• Vertical hit detection that would permit environments with uneven floors, but prevent players from falling through said floors.
  • Basic force-based physics that would allow the player to move smoothly, with subtle acceleration and deceleration.

I didn't want to use a fully-fleged physics simulation library (such as physijs) as such libraries are quite resource-intensive, and I had no requirement for such a detailed approximation of classical physics. A simulation running in threejs is already quite resource intensive, owing to its implementation in a high-level language, and I am under the impression that apps using both threejs and physijs are quite susceptible to clunky performance on a sizable share of low-powered devices - even despite the fact that the physics engine runs on a separate thread. I personally feel (and just to clarify, this is more of hunch than an extensively researched conviction) that a Unity-powered app may be a more practical choice for such a set-up, if web browser based rendering is not a requirement.

The app

So here we are. A couple of afternoons playing about, and out pops an application. It carries all of the features listed above, and works fairly solidly. There are a couple of notable omissions. The app does not support sloped ground planes, and mouse-based looking is not present. I will build these in when - and if - I begin working on an application that leverages this code.

Before reading the rest of the article, have a play with the app to get a feel for how it behaves.

Visit the app

Images above: Its possible to iterate through 3 different camera angles by pressing the C key. The two remaining angles shown here are the first and third person angles.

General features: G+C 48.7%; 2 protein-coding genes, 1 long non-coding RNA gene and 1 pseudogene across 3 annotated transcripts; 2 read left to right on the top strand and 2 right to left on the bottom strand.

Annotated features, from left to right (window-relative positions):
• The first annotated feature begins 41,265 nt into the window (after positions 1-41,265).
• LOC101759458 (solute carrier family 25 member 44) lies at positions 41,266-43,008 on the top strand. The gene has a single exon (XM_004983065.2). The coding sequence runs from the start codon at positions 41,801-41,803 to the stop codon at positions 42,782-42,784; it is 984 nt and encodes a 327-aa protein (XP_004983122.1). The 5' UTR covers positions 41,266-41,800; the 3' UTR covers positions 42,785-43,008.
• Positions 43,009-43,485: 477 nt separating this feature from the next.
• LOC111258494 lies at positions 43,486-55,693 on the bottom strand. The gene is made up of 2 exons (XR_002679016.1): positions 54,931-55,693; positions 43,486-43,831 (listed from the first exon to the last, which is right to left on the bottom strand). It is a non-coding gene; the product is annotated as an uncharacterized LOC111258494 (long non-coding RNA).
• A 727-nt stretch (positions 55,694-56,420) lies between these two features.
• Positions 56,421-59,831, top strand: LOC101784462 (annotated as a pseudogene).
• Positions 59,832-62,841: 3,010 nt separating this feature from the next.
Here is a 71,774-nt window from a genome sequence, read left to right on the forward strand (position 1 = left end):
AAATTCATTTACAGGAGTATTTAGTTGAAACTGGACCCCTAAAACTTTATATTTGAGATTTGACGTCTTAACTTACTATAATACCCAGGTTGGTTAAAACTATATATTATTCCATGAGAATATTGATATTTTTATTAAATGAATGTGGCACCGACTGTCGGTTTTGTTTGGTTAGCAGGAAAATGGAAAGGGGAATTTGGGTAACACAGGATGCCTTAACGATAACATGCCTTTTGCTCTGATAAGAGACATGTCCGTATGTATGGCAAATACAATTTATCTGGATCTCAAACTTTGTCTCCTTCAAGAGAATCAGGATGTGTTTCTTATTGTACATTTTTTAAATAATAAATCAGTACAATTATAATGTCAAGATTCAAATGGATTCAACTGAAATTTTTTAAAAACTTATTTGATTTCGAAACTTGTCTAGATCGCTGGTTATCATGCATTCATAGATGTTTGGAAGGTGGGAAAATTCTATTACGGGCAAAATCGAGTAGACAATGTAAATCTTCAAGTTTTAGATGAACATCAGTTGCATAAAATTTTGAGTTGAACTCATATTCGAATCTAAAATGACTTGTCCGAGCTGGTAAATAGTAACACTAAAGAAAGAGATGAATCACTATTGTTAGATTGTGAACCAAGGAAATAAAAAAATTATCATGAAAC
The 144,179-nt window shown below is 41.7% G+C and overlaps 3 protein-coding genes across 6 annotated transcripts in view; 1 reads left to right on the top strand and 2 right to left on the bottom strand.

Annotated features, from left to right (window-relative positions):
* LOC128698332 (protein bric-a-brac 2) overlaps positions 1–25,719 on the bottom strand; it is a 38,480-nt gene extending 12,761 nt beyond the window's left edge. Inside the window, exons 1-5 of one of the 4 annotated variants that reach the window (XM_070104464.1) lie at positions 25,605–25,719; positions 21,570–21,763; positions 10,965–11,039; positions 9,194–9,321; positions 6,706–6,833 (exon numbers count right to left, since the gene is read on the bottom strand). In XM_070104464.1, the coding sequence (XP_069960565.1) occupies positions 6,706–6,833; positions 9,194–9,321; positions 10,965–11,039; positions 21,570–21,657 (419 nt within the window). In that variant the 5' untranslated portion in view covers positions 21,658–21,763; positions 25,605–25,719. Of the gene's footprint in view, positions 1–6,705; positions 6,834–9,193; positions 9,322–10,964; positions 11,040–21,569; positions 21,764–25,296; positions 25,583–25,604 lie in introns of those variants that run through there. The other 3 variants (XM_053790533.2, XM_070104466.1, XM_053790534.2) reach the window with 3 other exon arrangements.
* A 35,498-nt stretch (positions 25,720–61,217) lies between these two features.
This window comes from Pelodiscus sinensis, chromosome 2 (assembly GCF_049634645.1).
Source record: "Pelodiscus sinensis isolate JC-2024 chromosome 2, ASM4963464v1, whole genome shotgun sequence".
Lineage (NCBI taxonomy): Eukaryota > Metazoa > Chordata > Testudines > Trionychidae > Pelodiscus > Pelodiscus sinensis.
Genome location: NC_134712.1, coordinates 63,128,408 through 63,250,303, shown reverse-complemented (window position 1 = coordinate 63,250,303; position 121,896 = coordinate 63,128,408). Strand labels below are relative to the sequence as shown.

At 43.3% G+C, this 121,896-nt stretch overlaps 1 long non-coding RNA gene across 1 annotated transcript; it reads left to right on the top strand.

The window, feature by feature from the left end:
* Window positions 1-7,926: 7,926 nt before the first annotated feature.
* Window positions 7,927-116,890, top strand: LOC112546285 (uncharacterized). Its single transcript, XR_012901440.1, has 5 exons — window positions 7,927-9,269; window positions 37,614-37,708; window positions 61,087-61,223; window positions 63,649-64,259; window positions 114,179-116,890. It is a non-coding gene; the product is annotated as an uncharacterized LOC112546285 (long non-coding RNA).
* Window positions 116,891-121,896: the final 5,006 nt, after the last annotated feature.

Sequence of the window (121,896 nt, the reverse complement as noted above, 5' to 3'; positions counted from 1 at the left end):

The application architecture

A javascript module pattern is used to organise functionality into managable parts and protect the global namespace. Most objects have an init method that allow macroscopic control of when they should run their bootstrapping code, and some have a update method, which gets called each time the threejs renderer draws the scene.

  • Core objects
    • App: The object that serves as the entry point for the application, and which encapsulates and manages the other objects listed below. It holds the render function definition (the function that gets called repeatedly; each time a frame is rendered), and also describes a function that is run when the browser window is resized.
  • Main objects
    • Player: The object that represents the user. Has an addVelocity method, which adds newtonian force to the player, which ultimately gets expressed as a directional movement, when the update method is called. This update method, however, is also responsible for blocking the player movement along a particular axis if an environment collision is happening. The player object also contains a cuboid mesh object to represent the players physical shape, (which is used to calculate collision detection), and two cameras - the first person camera, and the third person camera. Both of the cameras, and the cuboid are wrapped together in a threejs Object3D, which allows them to be manipulated as a group. This gives us a camera tracking effect, whereby the two player cameras maintain the same positional and rotational transformations as the player cube.